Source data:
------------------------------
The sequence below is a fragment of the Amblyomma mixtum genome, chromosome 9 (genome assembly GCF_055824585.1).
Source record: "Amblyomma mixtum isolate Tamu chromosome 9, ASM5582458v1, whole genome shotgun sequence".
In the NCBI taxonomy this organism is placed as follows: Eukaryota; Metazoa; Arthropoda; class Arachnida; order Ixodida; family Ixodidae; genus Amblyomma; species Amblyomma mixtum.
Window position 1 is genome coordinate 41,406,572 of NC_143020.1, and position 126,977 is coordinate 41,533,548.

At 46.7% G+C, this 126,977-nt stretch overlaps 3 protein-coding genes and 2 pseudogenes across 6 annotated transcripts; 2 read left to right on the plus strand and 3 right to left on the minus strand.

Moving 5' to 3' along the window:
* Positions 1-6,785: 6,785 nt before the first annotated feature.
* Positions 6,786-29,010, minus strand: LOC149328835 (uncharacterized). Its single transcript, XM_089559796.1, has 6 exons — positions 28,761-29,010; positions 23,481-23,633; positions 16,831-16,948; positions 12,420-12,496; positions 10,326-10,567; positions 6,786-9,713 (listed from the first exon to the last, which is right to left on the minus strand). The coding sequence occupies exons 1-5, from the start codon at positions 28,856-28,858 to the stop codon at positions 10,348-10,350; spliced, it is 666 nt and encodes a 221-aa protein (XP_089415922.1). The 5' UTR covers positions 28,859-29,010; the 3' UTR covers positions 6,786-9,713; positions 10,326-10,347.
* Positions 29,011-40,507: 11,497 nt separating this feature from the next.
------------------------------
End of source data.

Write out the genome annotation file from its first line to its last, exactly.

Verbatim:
The sequence below is a fragment of the Amblyomma mixtum genome, chromosome 9 (genome assembly GCF_055824585.1).
Source record: "Amblyomma mixtum isolate Tamu chromosome 9, ASM5582458v1, whole genome shotgun sequence".
In the NCBI taxonomy this organism is placed as follows: Eukaryota; Metazoa; Arthropoda; class Arachnida; order Ixodida; family Ixodidae; genus Amblyomma; species Amblyomma mixtum.
Window position 1 is genome coordinate 41,406,572 of NC_143020.1, and position 126,977 is coordinate 41,533,548.

At 46.7% G+C, this 126,977-nt stretch overlaps 3 protein-coding genes and 2 pseudogenes across 6 annotated transcripts; 2 read left to right on the plus strand and 3 right to left on the minus strand.

Moving 5' to 3' along the window:
* Positions 1-6,785: 6,785 nt before the first annotated feature.
* Positions 6,786-29,010, minus strand: LOC149328835 (uncharacterized). Its single transcript, XM_089559796.1, has 6 exons — positions 28,761-29,010; positions 23,481-23,633; positions 16,831-16,948; positions 12,420-12,496; positions 10,326-10,567; positions 6,786-9,713 (listed from the first exon to the last, which is right to left on the minus strand). The coding sequence occupies exons 1-5, from the start codon at positions 28,856-28,858 to the stop codon at positions 10,348-10,350; spliced, it is 666 nt and encodes a 221-aa protein (XP_089415922.1). The 5' UTR covers positions 28,859-29,010; the 3' UTR covers positions 6,786-9,713; positions 10,326-10,347.
* Positions 29,011-40,507: 11,497 nt separating this feature from the next.